In advocating for this new federal investment, Obama has cited evidence that police body cameras not only strengthen accountability and transparency, but that officers and civilians act in a more positive manner when a camera is present.
But Jim Bueerman, director of the nonpartisan, nonprofit Police Foundation, cautions that not enough research has been done to come to any definitive conclusions on the value of police wearing body cameras while on duty.
He notes that proponents of these cameras often cite a study done of police-civilian encounters in the California town of Rialto. After a year, the study found, Rialto officers wearing the cameras had almost 90 percent fewer uses of force and almost 60 percent fewer complaints against them.
“That is highly suggestive that body-wear cameras can have great value in reducing force and complaints,” Bueerman says. “But that is one study, and you can’t really generalize the findings to other situations.”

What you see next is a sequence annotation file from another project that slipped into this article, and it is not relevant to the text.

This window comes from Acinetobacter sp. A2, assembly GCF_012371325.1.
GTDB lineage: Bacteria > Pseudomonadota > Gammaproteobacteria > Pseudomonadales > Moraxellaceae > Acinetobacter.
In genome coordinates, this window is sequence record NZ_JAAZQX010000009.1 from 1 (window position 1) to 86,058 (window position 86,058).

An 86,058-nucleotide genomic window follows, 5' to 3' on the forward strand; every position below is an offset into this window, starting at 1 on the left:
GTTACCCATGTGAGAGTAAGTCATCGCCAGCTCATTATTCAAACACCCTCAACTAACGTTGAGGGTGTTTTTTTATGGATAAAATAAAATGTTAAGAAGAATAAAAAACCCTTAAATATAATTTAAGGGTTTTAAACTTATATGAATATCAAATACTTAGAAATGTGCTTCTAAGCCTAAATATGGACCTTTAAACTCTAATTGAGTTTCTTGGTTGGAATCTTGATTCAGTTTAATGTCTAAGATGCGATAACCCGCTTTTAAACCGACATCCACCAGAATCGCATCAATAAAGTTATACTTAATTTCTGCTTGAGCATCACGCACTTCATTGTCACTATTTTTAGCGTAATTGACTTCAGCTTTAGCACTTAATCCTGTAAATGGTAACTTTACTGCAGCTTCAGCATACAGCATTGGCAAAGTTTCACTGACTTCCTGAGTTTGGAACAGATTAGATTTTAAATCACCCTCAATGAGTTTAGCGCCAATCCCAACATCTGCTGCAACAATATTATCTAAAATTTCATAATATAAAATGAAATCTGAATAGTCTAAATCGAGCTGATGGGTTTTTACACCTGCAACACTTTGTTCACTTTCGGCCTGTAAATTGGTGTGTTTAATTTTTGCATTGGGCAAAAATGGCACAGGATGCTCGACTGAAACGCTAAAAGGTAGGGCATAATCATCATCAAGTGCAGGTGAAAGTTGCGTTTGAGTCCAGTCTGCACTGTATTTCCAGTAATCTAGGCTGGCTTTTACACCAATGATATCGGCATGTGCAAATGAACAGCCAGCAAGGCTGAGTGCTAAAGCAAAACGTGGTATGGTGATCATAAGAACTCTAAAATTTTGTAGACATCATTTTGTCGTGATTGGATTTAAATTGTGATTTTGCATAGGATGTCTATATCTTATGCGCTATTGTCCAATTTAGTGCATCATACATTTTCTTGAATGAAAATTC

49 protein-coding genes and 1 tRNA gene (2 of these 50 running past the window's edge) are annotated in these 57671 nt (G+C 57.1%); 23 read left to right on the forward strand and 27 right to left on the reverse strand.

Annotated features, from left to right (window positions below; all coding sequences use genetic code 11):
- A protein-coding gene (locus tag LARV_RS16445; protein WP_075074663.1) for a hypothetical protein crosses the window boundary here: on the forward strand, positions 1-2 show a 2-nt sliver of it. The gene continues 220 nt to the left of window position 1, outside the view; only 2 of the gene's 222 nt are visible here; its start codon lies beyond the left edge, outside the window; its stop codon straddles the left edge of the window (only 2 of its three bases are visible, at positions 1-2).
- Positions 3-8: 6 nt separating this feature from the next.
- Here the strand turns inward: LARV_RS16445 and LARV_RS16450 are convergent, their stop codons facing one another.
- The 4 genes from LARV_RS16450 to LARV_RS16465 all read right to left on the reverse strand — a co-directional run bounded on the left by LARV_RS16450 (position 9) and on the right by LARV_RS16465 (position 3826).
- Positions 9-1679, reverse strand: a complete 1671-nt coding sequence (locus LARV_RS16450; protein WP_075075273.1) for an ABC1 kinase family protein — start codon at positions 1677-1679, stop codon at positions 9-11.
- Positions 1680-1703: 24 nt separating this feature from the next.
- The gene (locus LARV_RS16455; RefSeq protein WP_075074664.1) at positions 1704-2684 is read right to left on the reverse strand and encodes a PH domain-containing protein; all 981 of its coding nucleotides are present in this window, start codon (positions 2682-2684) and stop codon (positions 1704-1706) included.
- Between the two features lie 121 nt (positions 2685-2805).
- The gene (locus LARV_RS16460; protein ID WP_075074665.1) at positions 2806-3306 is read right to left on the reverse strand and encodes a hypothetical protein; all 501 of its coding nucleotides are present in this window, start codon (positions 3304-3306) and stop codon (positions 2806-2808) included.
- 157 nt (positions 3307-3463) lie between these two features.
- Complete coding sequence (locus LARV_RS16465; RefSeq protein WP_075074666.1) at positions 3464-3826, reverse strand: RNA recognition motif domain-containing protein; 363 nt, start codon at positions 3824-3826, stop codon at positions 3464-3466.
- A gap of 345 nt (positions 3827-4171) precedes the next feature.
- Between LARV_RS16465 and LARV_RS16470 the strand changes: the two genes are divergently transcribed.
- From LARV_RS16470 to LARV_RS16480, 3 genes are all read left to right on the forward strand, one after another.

Use of cameras raises privacy questions
For legislators, police body cameras also raise a number of other policy questions — above and beyond whether they are worth the investment.
For example, which law enforcement officers, if any, should be required to wear body cameras? When do the cameras have to be turned on? How long do police agencies have to retain audio and video from body camera recordings? Who has access to the recordings? Who pays for the cameras and for the data storage?
Some bills introduced in the Midwest this year try to begin addressing some of these issues.
In North Dakota, HB 1264 would exempt police body-camera images from the state’s open-records requirements, giving local law enforcement discretion on what audio and video can be withheld from the public. Under current law, any communication with a public entity or official relating to public business must be released upon request.